The Treasury has recently invested in operational tools to better support the organisation including an improved performance management system, management information system and risk management framework. Further work is in progress to reposition the external Advisory Board to enable it to add more value to the organisation. These tools all require further development to be able to be fully leveraged. They will then be able to support the Treasury's transformation but they will just be platforms to assist the change - they will not drive the change themselves.
Treasury's work with Central Agencies Shared Services (CASS) is a positive commitment to improved efficiency and effectiveness but this now needs to be fully leveraged and progress against aggressive implementation Key Performance Indicators (KPIs) measured and reported upon...
Engagement in State sector change needs significant development (the BPS and CASS work to date is not enough). Deep acceptance from within the Treasury is needed regarding the developing Corporate Centre (also known as Ministry of Finance also known as BPS), versus the nervousness and/or reserved position that was observed at the time of the review. The organisation will need to give up some deep held positions to make real progress.
In summary, while progress has been made in the right direction, significant change is required for the Treasury to be able to fully realise its leadership contribution to New Zealand's economic strategy and the State sector Better Public Services strategy...
The Treasury is at a critical point in the repositioning of the organisation under its new leadership, which, if not addressed, will create real risk for the organisation. The leadership has a clear vision for the future but has yet to implement it. There is therefore still a strong disconnect between the leadership articulation (internally and externally) of the vision and intent the Treasury has for New Zealand and the State services, and the actual frontline delivery.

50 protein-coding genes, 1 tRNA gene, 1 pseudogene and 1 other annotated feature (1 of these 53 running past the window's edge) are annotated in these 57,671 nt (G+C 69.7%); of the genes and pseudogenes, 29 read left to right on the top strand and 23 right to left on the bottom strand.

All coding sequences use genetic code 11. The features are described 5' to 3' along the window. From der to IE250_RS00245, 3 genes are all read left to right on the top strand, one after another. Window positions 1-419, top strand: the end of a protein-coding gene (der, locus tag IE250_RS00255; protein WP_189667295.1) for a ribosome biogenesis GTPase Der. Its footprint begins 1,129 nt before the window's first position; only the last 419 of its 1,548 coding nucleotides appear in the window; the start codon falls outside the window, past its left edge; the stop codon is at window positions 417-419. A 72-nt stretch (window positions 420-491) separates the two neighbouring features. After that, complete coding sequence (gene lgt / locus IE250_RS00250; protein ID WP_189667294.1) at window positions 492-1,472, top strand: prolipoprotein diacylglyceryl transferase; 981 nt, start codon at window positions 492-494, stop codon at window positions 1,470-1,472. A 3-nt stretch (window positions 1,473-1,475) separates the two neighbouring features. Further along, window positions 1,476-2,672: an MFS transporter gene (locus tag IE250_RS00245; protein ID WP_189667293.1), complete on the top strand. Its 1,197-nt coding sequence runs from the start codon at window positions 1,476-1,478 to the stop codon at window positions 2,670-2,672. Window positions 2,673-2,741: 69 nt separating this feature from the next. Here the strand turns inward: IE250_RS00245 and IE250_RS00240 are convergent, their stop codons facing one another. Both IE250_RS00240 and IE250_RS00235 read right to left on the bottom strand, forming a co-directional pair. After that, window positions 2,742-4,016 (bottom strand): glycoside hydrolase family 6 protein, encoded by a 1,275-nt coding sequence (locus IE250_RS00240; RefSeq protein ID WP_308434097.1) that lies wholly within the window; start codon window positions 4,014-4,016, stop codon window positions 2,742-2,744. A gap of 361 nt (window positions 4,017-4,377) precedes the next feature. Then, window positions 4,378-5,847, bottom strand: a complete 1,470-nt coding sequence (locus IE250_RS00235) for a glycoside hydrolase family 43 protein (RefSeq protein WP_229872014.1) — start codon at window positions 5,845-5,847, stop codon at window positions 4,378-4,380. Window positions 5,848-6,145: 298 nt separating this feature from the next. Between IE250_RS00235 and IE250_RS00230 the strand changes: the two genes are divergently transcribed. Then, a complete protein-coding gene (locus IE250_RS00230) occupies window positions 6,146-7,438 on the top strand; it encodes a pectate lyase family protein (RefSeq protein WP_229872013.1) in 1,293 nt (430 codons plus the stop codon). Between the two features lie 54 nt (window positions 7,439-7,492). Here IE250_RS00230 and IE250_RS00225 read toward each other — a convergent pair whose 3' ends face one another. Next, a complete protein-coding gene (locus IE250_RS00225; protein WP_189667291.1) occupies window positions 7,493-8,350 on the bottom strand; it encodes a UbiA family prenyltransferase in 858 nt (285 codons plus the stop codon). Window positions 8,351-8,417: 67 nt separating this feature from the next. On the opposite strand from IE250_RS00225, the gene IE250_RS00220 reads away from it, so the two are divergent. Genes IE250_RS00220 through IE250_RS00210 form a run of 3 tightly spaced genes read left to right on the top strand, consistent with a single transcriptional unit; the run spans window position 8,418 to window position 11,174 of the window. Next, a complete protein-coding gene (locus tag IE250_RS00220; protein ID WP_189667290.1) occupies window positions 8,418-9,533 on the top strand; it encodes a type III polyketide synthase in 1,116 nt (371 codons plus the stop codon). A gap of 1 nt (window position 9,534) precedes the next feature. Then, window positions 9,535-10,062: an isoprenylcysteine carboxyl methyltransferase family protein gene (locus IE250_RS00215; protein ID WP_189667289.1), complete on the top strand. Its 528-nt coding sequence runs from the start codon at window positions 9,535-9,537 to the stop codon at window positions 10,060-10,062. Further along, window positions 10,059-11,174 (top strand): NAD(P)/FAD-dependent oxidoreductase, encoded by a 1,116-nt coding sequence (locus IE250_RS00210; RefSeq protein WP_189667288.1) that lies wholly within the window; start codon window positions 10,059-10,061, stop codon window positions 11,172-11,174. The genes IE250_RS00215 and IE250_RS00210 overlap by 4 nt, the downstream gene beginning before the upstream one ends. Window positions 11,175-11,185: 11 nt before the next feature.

The new medium-term economic strategy work provides a very positive platform for the future. However, it must be translated into real policy, be integrated into the organisation and used as a lens to prioritise, focus, and draw conclusions. The new 'higher living standards for New Zealanders' framework has the potential to be very powerful but at the time of the review it is underutilised and significant work is required to embed it into the organisation and use its logic to drive the Treasury prioritisation internally and externally.
The Treasury to date has 'reserved its position' in regard to its future role and accountabilities in the Corporate Centre. It needs to step up to this new configuration and recognise it as the new operating paradigm for the State sector which it needs to lead from the front.
To deliver on these challenges the Treasury must address its role and operating model in the new State sector context, realign the deep 'DNA'/culture that underpins its current modus operandi, and redefine and develop capability to support the new operating model.
The challenge in this is not to be underestimated and the CEO and ELT will require the appropriate support and expertise to assist them to achieve this. However, the prize will be worth it for New Zealand and the leadership of the Treasury (CEO and ELT) are committed to deliver on this challenge. Further, external stakeholders are also committed to supporting this transformation and the current leadership of the Treasury. Increased urgency is required to drive this transformation to mitigate the risk associated with a change programme of this magnitude.
List of Interviews
In addition to input provided by a number of Treasury staff and Ministers, this Follow Up review was informed by representatives from the following communities, businesses, organisations and agencies.
Department of Internal Affairs
Ministry for the Environment
Ministry of Business, Innovation and Employment
Ministry of Justice
Ministry of Social Development
New Zealand Trade and Enterprise
Reserve Bank of New Zealand
State Services Commission
The Treasury Board
List of Documents
This Follow Up review was informed by a range of documents in the following areas:
- Action plan and progress monitoring that was put in place post the original PIF
- State sector performance strategy
- Economic strategy
- External engagement
- Leadership effectiveness
- Organisational alignment and line-of-sight
- Organisational discipline and accountability
- Organisational performance management and measurement
- Change management